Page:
My mind was blown by this fact, and I wondered if Amy Adams, an actress I knew was from Minnesota, also participated in Speech. I asked Alex what other categories there were. “My wife is an English teacher so she’s a writer and does persuasive speech,” Alex explained. “I do more of the comedy categories. There’s 14 in all with a lot of variety.” I’ll say! I thought, my amazement probably showing all over my face. “There’s humorous interpretation,” he continued, “Creative Expression, where you write a short play and act it out, Storytelling, which is basically retelling a children’s story in your own words, Informative, which uses visual aids.”
When Alex and his wife first took over the speech team, there were only 20 kids. Now, there are over 120 who audition each year with the total team number being around 70. There are eight coaches who all help the students and go to competitions. Alex often helps students pick a piece if they’re having trouble and gives them pointers.
In the summertime, Alex tends to read a lot of books and plays. “Everything is tainted,” he laughed. “I just think, ‘How can this fit into speech?’” With an enthusiastic smile, I asked Alex to tell me what his favorite play was. He lightly drummed his fingers as he thought through his list. “For a musical, I’d say Sunday in the Park with George. But generally, maybe Othello, that I saw in England back in college.”
Alex’s semester abroad in England allowed him to see some stellar plays with some very famous actors. He got to see Daniel Radcliffe in Equus and got to see Sir Ian McKellen in King Lear. Knowing he’d seen that play, had me a tinge jealous. When it came to the Guthrie stage in 2007, tickets were sold out before they even became publicly available, leaving me to wallow in my not being able to see it. Alex also told me of his experience going to see a play at the Globe Theater, which was standing room only. “It’s a four-hour play. I was expecting to hate it, but I loved every minute of it,” Alex reminisced.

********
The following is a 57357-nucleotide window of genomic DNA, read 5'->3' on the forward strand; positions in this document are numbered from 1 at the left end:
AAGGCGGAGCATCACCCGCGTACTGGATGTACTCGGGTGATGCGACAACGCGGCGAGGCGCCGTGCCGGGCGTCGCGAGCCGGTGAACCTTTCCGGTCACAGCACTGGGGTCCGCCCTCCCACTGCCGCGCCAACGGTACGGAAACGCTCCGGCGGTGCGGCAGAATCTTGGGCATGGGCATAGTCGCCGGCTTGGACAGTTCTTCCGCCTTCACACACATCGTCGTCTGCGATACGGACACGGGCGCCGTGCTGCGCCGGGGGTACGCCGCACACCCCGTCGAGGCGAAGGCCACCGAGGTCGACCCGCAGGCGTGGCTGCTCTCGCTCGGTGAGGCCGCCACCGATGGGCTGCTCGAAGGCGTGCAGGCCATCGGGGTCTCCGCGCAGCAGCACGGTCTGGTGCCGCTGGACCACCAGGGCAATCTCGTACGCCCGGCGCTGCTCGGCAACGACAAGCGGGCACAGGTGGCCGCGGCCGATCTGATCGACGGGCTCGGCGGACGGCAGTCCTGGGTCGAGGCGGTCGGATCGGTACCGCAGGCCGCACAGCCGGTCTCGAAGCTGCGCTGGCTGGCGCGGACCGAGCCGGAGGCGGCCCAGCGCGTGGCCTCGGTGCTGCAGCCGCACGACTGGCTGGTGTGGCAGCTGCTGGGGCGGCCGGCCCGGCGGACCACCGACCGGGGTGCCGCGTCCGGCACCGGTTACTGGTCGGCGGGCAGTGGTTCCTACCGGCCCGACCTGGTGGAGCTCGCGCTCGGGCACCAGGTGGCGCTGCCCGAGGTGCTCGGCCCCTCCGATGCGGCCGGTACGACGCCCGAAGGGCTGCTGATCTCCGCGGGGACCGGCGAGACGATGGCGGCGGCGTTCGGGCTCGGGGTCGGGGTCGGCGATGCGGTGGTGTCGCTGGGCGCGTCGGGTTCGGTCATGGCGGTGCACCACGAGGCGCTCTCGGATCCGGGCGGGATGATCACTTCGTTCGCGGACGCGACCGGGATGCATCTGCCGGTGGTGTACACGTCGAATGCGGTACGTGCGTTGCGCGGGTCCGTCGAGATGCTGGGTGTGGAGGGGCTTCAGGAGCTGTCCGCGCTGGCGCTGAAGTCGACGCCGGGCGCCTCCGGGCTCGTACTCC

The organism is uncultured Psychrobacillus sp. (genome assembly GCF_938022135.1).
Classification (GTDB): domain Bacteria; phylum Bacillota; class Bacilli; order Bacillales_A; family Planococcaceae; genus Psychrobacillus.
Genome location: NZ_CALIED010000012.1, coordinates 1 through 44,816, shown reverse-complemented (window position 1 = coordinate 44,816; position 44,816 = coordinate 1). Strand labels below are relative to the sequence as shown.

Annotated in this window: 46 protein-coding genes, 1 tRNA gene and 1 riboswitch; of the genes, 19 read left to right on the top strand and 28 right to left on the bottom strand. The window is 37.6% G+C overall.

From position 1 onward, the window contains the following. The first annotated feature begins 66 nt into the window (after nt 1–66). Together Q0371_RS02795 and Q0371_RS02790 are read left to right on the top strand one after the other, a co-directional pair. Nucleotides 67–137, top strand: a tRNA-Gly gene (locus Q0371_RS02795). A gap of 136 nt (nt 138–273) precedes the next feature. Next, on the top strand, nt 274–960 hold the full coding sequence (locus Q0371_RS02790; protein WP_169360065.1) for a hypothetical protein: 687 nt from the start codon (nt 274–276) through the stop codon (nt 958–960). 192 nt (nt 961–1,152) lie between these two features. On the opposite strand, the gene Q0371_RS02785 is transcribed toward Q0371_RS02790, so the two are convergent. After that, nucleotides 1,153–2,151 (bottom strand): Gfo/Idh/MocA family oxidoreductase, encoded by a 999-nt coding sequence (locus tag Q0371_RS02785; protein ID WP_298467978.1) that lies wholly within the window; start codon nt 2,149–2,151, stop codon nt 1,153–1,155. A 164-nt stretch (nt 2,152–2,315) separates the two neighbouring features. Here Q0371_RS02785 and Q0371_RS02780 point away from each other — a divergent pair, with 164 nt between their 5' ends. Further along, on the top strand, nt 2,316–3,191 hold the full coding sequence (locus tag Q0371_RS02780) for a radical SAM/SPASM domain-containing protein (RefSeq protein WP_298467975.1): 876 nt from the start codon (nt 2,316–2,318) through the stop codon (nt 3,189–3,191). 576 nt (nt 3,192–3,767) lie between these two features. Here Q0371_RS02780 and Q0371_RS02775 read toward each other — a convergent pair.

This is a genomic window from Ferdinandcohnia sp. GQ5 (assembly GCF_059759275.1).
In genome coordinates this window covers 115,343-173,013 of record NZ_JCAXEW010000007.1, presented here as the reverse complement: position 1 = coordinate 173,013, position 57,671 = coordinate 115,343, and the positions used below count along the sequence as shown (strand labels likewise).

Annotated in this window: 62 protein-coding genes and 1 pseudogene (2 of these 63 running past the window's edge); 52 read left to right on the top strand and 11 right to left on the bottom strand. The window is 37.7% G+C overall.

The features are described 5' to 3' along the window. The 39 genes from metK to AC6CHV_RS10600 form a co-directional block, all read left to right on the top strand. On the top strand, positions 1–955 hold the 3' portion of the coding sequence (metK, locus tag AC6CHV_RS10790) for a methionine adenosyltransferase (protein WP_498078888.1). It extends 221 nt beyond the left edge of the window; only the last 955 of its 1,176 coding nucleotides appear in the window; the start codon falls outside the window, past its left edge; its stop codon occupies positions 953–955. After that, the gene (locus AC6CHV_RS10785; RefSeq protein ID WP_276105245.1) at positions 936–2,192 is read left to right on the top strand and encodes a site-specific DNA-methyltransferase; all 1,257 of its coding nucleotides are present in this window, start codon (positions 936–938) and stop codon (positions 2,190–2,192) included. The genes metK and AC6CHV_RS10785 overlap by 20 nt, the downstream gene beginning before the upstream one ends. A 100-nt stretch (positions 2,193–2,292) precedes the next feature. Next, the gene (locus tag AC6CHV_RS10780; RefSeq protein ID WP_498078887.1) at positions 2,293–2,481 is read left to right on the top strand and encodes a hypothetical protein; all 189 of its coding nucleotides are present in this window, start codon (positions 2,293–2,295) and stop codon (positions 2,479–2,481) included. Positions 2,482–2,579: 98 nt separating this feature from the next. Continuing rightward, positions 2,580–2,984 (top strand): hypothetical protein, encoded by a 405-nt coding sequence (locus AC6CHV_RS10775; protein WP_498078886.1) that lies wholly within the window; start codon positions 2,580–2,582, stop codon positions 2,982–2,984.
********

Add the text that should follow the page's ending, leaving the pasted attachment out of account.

There was one more creative endeavor I wanted to ask Alex about, which was a movie review blog he was running. “I don’t do as much with it as I used to,” he confessed, “But I am still an editor on it. I really love movies, and was looking for a place to write about it. Eventually, it got fairly popular and people started emailing me telling me they wanted to write for it. That’s what’s great about the internet; you find communities. I’ve met a lot of people through the website who I’m now good friends with.”
We’d been so busy talking about plays and movies that the time had slipped by without us realizing it, and we were very nearly out of time. I was hoping to get Alex’s thoughts on what the next steps were for Achieve Services. He smiled and leaned backward, looking pensive. “Right now, we’re working with a company that’s going to help us with our inbound marketing. We want to see a bigger online audience come to Achieve Clean, because it’s a lot easier to manage. It’s great being out in the community, but we can’t be everywhere at once. If we can grow organic searches by spreading our story that way, it would be a lot easier. We also are working on our SEO to get stuff more to the forefront.”
Each of the nonprofits who are members of the MetroNorth Chamber focus their expertise in ways where they can make the biggest impact. After spending time with Alex, I was reminded at just how talented the members are.
If you’d like to reach Alex or learn more about Achieve Services please go to www.achieveservices.org